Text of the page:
an inequality usually known as Schwarz’s (though due originally to Cauchy).
11. If
a
1
,
a
2
, . . . ,
a
n
are all positive, and
s
n
=
a
1
+
a
2
+
· · ·
+
a
n
, then
(1 +
a
1
)(1 +
a
2
)
. . .
(1 +
a
n
)
5
1 +
s
n
+
s
2
n
2!
+
· · ·
+
s
n
n
n
!
.
(
Math. Trip.
1909.)
12. If
a
1
,
a
2
, . . . ,
a
n
and
b
1
,
b
2
, . . . ,
b
n
are two sets of positive numbers,
arranged in descending order of magnitude, then
(
a
1
+
a
2
+
· · ·
+
a
n
)(
b
1
+
b
2
+
· · ·
+
b
n
)
5
n
(
a
1
b
1
+
a
2
b
2
+
· · ·
+
a
n
b
n
)
.
13. If
a
,
b
,
c
, . . .
k
and
A
,
B
,
C
, . . .
K
are two sets of numbers, and all of
the first set are positive, then
aA
+
bB
+
· · ·
+
kK
a
+
b
+
· · ·
+
k
lies between the algebraically least and greatest of
A
,
B
, . . . ,
K
.
14. If
√
p
,
√
q
are dissimilar surds, and
a
+
b
√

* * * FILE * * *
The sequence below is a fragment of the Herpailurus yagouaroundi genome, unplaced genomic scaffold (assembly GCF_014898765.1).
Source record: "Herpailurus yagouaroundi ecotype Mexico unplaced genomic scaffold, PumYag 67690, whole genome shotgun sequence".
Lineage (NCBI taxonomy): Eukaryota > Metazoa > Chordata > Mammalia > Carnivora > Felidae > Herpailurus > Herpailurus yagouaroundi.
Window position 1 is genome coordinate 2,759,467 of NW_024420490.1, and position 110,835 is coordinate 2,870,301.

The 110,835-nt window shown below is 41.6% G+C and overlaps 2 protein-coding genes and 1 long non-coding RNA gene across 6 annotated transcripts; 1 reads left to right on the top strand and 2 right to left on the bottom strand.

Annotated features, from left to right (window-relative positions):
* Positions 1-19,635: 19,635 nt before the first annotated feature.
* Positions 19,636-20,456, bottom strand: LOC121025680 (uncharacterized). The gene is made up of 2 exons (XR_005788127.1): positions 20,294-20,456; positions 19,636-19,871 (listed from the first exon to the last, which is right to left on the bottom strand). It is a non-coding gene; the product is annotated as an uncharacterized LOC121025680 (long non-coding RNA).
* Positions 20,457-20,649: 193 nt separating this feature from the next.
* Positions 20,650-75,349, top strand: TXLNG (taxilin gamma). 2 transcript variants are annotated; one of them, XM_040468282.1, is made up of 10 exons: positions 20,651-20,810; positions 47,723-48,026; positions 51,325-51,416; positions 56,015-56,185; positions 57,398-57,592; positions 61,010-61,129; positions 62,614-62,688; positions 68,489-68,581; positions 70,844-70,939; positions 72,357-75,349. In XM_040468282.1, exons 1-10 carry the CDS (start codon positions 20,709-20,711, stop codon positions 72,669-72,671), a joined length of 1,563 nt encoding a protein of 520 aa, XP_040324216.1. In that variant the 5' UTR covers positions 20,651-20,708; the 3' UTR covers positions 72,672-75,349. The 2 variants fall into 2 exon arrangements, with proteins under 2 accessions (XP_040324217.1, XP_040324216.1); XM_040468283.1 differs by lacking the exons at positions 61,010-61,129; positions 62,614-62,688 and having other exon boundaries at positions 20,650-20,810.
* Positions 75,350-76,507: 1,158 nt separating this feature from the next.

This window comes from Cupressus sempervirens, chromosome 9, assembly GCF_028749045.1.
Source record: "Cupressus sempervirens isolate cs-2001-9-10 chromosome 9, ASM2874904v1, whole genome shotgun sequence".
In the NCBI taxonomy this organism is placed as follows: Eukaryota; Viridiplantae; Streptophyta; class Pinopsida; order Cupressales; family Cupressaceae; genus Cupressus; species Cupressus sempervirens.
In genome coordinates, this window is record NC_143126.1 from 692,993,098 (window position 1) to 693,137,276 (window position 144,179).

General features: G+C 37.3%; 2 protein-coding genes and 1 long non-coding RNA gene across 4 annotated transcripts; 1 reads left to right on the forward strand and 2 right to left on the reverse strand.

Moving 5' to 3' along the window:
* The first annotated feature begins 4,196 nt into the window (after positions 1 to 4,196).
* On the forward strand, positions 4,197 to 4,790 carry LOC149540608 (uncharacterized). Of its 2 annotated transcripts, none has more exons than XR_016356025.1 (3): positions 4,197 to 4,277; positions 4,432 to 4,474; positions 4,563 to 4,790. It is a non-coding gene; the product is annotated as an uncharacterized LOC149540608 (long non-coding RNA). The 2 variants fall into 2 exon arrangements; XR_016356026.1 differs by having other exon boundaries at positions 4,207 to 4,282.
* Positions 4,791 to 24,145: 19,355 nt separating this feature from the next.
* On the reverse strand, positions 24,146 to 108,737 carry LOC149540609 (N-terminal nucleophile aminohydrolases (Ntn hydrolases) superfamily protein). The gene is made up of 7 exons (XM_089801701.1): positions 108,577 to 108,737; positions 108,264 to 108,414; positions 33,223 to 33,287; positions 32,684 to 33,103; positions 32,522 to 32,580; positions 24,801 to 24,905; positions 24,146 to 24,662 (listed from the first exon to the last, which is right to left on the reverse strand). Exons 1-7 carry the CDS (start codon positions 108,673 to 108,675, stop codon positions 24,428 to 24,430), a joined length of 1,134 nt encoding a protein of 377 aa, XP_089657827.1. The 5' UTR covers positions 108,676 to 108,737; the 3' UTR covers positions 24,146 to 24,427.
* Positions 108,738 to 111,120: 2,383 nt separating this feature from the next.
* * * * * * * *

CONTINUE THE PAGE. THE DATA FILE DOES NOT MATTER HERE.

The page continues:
p
+
c
√
q
+
d
√
pq
= 0, where
a
,
b
,
c
,
d
are rational, then
a
= 0,
b
= 0,
c
= 0,
d
= 0.
[Express
√
p
in the form
M
+
N
√
q
, where
M
and
N
are rational, and apply
the theorem of
§
14
.]
15. Show that if
a
√
2 +
b
√
3 +
c
√
5 = 0, where
a
,
b
,
c
are rational numbers,
then
a
= 0,
b
= 0,
c
= 0.
16. Any polynomial in
√
p
and
√
q
, with rational coefficients (
i.e.
any sum of
a finite number of terms of the form
A
(
√
p
)
m
(
√
q
)
n
, where
m
and
n
are integers,
and
A
rational), can be expressed in the form
a
+
b
√
p
+
c
√
q
+
d
√
pq,